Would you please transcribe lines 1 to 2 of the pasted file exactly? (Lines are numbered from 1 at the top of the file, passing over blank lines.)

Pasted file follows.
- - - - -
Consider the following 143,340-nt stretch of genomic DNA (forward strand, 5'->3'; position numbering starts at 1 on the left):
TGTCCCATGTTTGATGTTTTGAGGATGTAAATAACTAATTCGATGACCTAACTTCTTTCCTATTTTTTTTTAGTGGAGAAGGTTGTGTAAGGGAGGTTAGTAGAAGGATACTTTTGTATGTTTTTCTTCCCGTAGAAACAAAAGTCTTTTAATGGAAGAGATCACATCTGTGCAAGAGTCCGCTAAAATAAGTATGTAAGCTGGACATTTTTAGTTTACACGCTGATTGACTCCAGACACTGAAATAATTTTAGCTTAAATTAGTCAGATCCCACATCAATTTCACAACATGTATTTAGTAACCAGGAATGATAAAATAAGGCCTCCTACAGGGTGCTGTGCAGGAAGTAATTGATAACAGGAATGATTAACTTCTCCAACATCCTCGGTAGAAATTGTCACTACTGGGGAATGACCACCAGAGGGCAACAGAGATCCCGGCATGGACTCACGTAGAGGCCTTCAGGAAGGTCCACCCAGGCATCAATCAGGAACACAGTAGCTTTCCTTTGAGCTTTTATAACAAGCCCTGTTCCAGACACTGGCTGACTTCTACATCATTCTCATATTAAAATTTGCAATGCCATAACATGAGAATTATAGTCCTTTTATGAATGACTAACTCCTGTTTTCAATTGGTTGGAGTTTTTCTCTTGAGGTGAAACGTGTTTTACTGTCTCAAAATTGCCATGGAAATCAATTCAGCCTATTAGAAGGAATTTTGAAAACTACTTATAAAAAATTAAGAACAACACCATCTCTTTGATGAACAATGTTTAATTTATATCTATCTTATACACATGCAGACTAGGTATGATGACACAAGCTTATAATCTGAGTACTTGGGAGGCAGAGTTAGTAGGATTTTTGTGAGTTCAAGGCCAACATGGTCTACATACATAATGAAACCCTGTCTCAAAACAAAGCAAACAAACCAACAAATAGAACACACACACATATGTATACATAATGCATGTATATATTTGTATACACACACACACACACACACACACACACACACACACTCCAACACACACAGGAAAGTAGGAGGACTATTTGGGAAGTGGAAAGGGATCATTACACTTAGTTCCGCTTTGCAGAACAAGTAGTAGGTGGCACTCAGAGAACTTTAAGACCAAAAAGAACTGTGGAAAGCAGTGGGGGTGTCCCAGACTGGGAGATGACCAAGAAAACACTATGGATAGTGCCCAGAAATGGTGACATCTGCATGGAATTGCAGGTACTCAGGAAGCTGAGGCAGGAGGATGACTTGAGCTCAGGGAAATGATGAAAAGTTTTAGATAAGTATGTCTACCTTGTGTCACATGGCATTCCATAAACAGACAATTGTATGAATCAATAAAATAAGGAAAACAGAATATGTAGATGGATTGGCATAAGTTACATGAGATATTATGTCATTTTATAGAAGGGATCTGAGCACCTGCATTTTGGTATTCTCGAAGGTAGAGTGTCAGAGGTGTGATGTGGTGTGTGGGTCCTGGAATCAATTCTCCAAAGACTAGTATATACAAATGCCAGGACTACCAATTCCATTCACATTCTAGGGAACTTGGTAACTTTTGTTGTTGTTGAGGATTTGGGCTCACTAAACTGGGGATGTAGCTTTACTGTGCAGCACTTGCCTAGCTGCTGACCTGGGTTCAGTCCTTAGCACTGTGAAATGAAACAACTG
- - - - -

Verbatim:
Consider the following 143,340-nt stretch of genomic DNA (forward strand, 5'->3'; position numbering starts at 1 on the left):
TGTCCCATGTTTGATGTTTTGAGGATGTAAATAACTAATTCGATGACCTAACTTCTTTCCTATTTTTTTTTAGTGGAGAAGGTTGTGTAAGGGAGGTTAGTAGAAGGATACTTTTGTATGTTTTTCTTCCCGTAGAAACAAAAGTCTTTTAATGGAAGAGATCACATCTGTGCAAGAGTCCGCTAAAATAAGTATGTAAGCTGGACATTTTTAGTTTACACGCTGATTGACTCCAGACACTGAAATAATTTTAGCTTAAATTAGTCAGATCCCACATCAATTTCACAACATGTATTTAGTAACCAGGAATGATAAAATAAGGCCTCCTACAGGGTGCTGTGCAGGAAGTAATTGATAACAGGAATGATTAACTTCTCCAACATCCTCGGTAGAAATTGTCACTACTGGGGAATGACCACCAGAGGGCAACAGAGATCCCGGCATGGACTCACGTAGAGGCCTTCAGGAAGGTCCACCCAGGCATCAATCAGGAACACAGTAGCTTTCCTTTGAGCTTTTATAACAAGCCCTGTTCCAGACACTGGCTGACTTCTACATCATTCTCATATTAAAATTTGCAATGCCATAACATGAGAATTATAGTCCTTTTATGAATGACTAACTCCTGTTTTCAATTGGTTGGAGTTTTTCTCTTGAGGTGAAACGTGTTTTACTGTCTCAAAATTGCCATGGAAATCAATTCAGCCTATTAGAAGGAATTTTGAAAACTACTTATAAAAAATTAAGAACAACACCATCTCTTTGATGAACAATGTTTAATTTATATCTATCTTATACACATGCAGACTAGGTATGATGACACAAGCTTATAATCTGAGTACTTGGGAGGCAGAGTTAGTAGGATTTTTGTGAGTTCAAGGCCAACATGGTCTACATACATAATGAAACCCTGTCTCAAAACAAAGCAAACAAACCAACAAATAGAACACACACACATATGTATACATAATGCATGTATATATTTGTATACACACACACACACACACACACACACACACACACACTCCAACACACACAGGAAAGTAGGAGGACTATTTGGGAAGTGGAAAGGGATCATTACACTTAGTTCCGCTTTGCAGAACAAGTAGTAGGTGGCACTCAGAGAACTTTAAGACCAAAAAGAACTGTGGAAAGCAGTGGGGGTGTCCCAGACTGGGAGATGACCAAGAAAACACTATGGATAGTGCCCAGAAATGGTGACATCTGCATGGAATTGCAGGTACTCAGGAAGCTGAGGCAGGAGGATGACTTGAGCTCAGGGAAATGATGAAAAGTTTTAGATAAGTATGTCTACCTTGTGTCACATGGCATTCCATAAACAGACAATTGTATGAATCAATAAAATAAGGAAAACAGAATATGTAGATGGATTGGCATAAGTTACATGAGATATTATGTCATTTTATAGAAGGGATCTGAGCACCTGCATTTTGGTATTCTCGAAGGTAGAGTGTCAGAGGTGTGATGTGGTGTGTGGGTCCTGGAATCAATTCTCCAAAGACTAGTATATACAAATGCCAGGACTACCAATTCCATTCACATTCTAGGGAACTTGGTAACTTTTGTTGTTGTTGAGGATTTGGGCTCACTAAACTGGGGATGTAGCTTTACTGTGCAGCACTTGCCTAGCTGCTGACCTGGGTTCAGTCCTTAGCACTGTGAAATGAAACAACTG